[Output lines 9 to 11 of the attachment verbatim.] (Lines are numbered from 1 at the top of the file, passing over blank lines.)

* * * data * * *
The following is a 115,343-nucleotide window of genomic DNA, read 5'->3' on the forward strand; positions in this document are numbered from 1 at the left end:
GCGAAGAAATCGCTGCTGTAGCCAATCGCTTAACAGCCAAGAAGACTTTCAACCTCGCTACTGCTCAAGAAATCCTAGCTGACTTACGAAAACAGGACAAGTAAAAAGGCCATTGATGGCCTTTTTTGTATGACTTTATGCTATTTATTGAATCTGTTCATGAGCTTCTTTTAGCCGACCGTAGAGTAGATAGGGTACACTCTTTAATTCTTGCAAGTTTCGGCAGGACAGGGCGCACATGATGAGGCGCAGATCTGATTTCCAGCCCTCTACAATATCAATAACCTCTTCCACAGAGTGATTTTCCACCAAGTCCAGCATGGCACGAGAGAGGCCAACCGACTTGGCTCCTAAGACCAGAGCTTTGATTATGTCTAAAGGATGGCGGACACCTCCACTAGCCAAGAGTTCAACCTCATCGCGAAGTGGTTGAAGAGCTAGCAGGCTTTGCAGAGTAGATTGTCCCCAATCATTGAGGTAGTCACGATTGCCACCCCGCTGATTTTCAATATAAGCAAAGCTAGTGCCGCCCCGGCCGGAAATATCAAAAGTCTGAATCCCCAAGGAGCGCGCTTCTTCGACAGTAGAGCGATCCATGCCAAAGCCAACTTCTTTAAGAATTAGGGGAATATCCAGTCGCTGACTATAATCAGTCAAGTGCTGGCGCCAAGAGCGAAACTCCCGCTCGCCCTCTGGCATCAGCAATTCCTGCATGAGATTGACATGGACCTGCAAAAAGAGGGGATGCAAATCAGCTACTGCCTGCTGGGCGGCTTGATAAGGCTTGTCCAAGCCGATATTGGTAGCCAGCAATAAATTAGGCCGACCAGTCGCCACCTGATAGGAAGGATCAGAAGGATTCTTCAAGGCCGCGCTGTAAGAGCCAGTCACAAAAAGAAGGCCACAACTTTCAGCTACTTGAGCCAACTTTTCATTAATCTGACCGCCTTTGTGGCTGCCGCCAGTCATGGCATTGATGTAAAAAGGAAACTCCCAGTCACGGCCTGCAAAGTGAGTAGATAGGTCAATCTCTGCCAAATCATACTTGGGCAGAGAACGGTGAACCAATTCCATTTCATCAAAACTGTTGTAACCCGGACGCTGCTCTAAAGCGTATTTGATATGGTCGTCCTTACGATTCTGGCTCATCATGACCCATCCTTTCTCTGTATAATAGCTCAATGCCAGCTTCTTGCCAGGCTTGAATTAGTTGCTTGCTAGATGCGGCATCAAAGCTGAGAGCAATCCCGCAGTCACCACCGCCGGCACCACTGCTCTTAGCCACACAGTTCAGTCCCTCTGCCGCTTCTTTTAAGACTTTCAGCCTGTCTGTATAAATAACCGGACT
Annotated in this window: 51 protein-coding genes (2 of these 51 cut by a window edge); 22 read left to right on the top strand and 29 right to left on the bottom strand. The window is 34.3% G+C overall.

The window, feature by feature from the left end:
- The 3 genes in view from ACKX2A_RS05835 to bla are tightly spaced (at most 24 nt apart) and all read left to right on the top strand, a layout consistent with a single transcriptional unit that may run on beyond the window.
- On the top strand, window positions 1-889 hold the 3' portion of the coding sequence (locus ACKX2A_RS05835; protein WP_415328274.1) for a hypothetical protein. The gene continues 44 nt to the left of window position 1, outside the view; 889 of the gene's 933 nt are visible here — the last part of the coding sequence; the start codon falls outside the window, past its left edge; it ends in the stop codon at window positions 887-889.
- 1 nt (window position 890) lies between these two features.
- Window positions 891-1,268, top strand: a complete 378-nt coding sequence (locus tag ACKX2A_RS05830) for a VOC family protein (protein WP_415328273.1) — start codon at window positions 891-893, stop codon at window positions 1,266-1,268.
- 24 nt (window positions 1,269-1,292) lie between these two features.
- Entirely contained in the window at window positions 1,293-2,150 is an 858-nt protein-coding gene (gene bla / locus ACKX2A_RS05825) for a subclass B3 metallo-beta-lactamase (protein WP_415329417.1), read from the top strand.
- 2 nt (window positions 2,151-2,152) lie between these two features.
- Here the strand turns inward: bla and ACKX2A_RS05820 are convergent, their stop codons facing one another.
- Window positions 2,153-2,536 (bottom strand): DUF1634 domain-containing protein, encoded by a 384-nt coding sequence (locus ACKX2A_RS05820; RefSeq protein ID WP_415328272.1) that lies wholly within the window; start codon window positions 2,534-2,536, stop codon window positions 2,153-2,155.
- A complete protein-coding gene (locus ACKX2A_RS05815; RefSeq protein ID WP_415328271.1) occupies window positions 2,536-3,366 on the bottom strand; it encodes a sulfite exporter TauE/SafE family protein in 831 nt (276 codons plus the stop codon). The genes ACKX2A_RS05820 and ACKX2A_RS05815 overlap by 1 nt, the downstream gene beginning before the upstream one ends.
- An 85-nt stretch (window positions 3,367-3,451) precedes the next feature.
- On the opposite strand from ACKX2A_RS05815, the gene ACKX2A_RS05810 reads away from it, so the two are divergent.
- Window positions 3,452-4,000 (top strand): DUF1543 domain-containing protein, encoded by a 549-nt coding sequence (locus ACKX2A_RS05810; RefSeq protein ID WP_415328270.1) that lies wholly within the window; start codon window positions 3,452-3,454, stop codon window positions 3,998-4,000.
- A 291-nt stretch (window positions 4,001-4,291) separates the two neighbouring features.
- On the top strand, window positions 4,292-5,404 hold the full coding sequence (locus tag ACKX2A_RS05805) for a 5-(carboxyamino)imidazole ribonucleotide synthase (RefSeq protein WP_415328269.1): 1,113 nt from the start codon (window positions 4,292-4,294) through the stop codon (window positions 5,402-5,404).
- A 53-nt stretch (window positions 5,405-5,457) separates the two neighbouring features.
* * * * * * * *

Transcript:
- 24 nt (window positions 1,269-1,292) lie between these two features.
- Entirely contained in the window at window positions 1,293-2,150 is an 858-nt protein-coding gene (gene bla / locus ACKX2A_RS05825) for a subclass B3 metallo-beta-lactamase (protein WP_415329417.1), read from the top strand.
- 2 nt (window positions 2,151-2,152) lie between these two features.